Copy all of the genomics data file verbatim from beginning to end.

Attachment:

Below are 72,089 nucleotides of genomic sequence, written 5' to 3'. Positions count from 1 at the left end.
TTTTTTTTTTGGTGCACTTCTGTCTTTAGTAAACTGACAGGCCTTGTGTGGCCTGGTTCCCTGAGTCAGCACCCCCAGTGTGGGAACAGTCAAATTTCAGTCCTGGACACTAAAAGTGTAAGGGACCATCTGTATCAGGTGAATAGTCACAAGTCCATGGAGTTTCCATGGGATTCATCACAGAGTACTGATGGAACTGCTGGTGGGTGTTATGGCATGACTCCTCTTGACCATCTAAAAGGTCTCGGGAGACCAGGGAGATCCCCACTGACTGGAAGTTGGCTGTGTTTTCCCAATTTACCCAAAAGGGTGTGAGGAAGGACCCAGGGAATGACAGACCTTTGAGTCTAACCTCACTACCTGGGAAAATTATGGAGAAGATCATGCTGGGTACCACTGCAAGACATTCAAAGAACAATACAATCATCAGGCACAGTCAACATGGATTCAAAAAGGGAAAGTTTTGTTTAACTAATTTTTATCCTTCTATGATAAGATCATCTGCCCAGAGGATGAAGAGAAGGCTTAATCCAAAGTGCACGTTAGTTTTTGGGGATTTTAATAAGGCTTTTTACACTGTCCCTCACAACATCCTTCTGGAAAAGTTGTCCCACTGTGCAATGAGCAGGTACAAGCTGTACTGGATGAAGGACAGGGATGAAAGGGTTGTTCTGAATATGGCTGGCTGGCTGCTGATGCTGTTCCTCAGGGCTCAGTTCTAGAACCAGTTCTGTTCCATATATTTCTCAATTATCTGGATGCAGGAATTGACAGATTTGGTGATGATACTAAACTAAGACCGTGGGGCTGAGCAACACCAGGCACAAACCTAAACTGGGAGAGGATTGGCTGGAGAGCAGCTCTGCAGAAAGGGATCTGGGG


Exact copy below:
Below are 72,089 nucleotides of genomic sequence, written 5' to 3'. Positions count from 1 at the left end.
TTTTTTTTTTGGTGCACTTCTGTCTTTAGTAAACTGACAGGCCTTGTGTGGCCTGGTTCCCTGAGTCAGCACCCCCAGTGTGGGAACAGTCAAATTTCAGTCCTGGACACTAAAAGTGTAAGGGACCATCTGTATCAGGTGAATAGTCACAAGTCCATGGAGTTTCCATGGGATTCATCACAGAGTACTGATGGAACTGCTGGTGGGTGTTATGGCATGACTCCTCTTGACCATCTAAAAGGTCTCGGGAGACCAGGGAGATCCCCACTGACTGGAAGTTGGCTGTGTTTTCCCAATTTACCCAAAAGGGTGTGAGGAAGGACCCAGGGAATGACAGACCTTTGAGTCTAACCTCACTACCTGGGAAAATTATGGAGAAGATCATGCTGGGTACCACTGCAAGACATTCAAAGAACAATACAATCATCAGGCACAGTCAACATGGATTCAAAAAGGGAAAGTTTTGTTTAACTAATTTTTATCCTTCTATGATAAGATCATCTGCCCAGAGGATGAAGAGAAGGCTTAATCCAAAGTGCACGTTAGTTTTTGGGGATTTTAATAAGGCTTTTTACACTGTCCCTCACAACATCCTTCTGGAAAAGTTGTCCCACTGTGCAATGAGCAGGTACAAGCTGTACTGGATGAAGGACAGGGATGAAAGGGTTGTTCTGAATATGGCTGGCTGGCTGCTGATGCTGTTCCTCAGGGCTCAGTTCTAGAACCAGTTCTGTTCCATATATTTCTCAATTATCTGGATGCAGGAATTGACAGATTTGGTGATGATACTAAACTAAGACCGTGGGGCTGAGCAACACCAGGCACAAACCTAAACTGGGAGAGGATTGGCTGGAGAGCAGCTCTGCAGAAAGGGATCTGGGG